Injuries to the spinal cord are life-changing. Spinal cord injuries can result in an extensive period of adjustment and rehabilitation for the injured person.
In addition to development in the physical recovery and rehabilitation process, there have been advances in assistive technology which can help the spinally injured patient improve their mobility and regain their independence after what is often a seriously debilitating injury.
Assistive technology covers a wide spectrum of different devices and equipment, so it is necessary considering the type of spinal cord injury to understand which type of technology could help. Whilst communication aids such as Eyegaze are becoming more commonplace, the technology to assist people to walk is less developed and, therefore, costly.
What is quadriplegia?
Quadriplegia occurs where there is a spinal cord injury above the first thoracic vertebra or within the cervical vertebrae C1-C8. A person with quadriplegia will have paralysis in both the legs and arms. The type of injury and rehabilitation will have a bearing on the extent of the paralysis. For example, a person with quadriplegia may be able to control some of their fingers or part of their hands. In more severe cases, quadriplegia can impair a person’s ability to breathe unaided.
What is paraplegia?
Paraplegia occurs where there is a spinal cord injury below the first thoracic spinal levels of T1-L5. An injury of this nature does not impact on a person’s ability to use their arms but will result in partial or complete paralysis of their legs. Again, the extent of the disability will depend on the type of injury.
Any injury to the spinal cord can result in ongoing permanent symptoms affecting the arms and legs and may involve paralysis, numbness and altered sensation.
How can assistive technology help at home?
Adjusting from being fully independent to relying on family members or carers can be frustrating. Independent movement, which was previously taken for granted, disappears completely. Assistive technology can help an individual to regain a degree of their past independence. It can enable a person confined to a wheelchair to be able to open doors, windows and curtains in their home, and move themselves throughout their own accommodation safely. Even simple things, such as turning on a light switch, can be done from a wheelchair by using an application on a mobile phone.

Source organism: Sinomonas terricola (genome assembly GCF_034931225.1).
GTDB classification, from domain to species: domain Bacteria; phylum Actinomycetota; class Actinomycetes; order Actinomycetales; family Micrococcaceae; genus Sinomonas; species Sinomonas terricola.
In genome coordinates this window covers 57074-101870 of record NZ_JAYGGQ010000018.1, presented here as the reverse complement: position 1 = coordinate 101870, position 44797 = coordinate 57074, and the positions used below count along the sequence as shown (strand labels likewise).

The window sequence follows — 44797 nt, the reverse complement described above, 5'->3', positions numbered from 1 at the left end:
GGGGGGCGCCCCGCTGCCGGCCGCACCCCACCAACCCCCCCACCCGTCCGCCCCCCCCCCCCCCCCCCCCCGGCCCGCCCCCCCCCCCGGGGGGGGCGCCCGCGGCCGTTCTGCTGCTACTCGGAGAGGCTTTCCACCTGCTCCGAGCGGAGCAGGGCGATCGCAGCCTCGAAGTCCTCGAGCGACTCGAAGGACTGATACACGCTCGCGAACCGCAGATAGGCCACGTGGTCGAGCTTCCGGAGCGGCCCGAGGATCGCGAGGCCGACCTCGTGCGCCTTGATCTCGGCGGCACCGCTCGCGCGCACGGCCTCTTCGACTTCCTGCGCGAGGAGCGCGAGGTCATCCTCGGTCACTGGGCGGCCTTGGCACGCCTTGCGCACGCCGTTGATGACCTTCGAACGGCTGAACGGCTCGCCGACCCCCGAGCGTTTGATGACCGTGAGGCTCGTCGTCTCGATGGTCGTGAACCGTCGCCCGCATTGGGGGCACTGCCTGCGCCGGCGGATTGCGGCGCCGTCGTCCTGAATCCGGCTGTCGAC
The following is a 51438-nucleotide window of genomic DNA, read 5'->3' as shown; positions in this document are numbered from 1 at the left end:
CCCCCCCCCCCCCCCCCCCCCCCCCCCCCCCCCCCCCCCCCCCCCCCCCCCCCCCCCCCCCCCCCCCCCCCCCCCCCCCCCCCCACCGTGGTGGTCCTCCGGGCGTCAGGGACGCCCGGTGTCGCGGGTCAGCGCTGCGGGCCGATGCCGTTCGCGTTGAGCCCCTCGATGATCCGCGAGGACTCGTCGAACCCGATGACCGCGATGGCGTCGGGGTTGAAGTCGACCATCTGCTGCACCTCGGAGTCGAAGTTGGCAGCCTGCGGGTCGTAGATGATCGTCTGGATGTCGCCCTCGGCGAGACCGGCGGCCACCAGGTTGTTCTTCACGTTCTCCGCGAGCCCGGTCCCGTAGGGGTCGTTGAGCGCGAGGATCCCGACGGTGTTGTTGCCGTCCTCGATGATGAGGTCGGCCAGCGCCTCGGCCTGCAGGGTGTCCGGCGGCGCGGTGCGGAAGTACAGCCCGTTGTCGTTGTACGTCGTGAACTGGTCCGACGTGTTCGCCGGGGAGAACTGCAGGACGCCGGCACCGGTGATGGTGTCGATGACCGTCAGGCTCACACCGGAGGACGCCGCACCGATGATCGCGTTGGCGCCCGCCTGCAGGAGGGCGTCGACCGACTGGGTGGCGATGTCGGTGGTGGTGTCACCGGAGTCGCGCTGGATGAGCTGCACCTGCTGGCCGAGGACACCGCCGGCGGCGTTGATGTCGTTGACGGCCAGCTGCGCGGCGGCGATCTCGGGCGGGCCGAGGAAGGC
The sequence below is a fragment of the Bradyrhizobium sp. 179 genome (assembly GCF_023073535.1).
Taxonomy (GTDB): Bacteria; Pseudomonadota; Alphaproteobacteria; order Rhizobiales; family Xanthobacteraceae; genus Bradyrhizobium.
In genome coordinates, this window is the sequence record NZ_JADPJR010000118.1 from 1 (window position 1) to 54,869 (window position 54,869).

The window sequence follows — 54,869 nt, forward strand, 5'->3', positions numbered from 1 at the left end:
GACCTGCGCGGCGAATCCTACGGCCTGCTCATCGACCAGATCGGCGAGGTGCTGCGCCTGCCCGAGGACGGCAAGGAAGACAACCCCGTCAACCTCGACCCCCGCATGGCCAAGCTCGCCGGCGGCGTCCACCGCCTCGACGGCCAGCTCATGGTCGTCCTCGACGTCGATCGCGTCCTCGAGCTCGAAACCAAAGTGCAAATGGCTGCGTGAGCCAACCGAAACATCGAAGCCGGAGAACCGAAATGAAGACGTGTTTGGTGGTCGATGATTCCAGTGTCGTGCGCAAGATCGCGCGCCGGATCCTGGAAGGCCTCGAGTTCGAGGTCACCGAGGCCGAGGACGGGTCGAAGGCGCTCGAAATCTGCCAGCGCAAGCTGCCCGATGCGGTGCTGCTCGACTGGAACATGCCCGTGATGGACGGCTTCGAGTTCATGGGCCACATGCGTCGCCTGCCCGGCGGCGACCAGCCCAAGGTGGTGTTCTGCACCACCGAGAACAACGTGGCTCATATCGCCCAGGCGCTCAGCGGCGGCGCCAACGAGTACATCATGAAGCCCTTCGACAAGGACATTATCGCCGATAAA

As with any significant debilitating injury, spinal injury increases vulnerability. It may be possible to insert a video surveillance system to control who is coming and going, or remotely operate electronic gates and garage doors, providing additional reassurance.
In preparing a claim for a client with a significant spinal injury it is necessary to consider and understand the various ways that technology may be of use. Lightweight computers or tablets are suitable for a person in a wheelchair to carry around, which will enable them to influence the world around them despite the significant restrictions they still face. Someone with a quadriplegic injury may need speech recognition software for communication, whereas a person with a paraplegic injury may be able to use a conventional keyboard and mouse.
How can assistive technology help in the outside world?
Losing the ability to drive can significantly curtail a person’s independence but vehicles can be adapted to allow the driver to drive from their own wheelchair, avoiding the need to transfer from wheelchair to car seat. Modern technology has developed so that voice activated controls can also be included in some adapted vehicles. A person with the use of their arms and/or hands can position themselves behind the wheel by accessing the vehicle from the back.
Social isolation is a significant hurdle for disabled individuals to overcome but assistive technology can help here too. For example, adapted golf clubs and specialist wheelchairs which support a person from seated to standing could enable a keen golfer to return to the sport they once loved. Such wheelchairs also help in social as well as sporting situations. For the more adventurous, organisations, such as The Scuba Trust, also enable people with quadriplegia, paraplegia and spinal injuries to scuba dive in a supported environment. There have also been great advances in assistive technology and gaming.
Assistive technology for those with a spinal injury continues to develop at a fast rate. Technology is becoming more accessible and the cost of such technology is likely to decrease as developments continue.
The future of assistive technology is exciting, constantly demonstrating that it is possible to expand the boundaries for disabled people, such as the participant who completed the London Marathon 2018 with the assistance of an exoskeleton.
Recently, electrical spinal implants enabled three men with spinal cord injuries to walk again. As specialist spinal cord injury solicitors, we would encourage our clients to consider the annual disabilities exhibition, Naidex, which showcases a range of new and upcoming technology to assist with every aspect of life.
The driving principle behind any claim is that compensation should, in so far as money can do so, put the injured person back in the position they would have been but for the negligent treatment which caused their injury. In cases of severe disability, this might appear to be an unrealistic exercise, but assistive technology can go some way towards improving independence, whilst ensuring that additional provision is made in the usual way for the costs of necessary care.
If you have suffered a spinal injury as a result of medical negligence and would like to discuss a potential claim, contact our spinal injury specialists by email at firstname.lastname@example.org.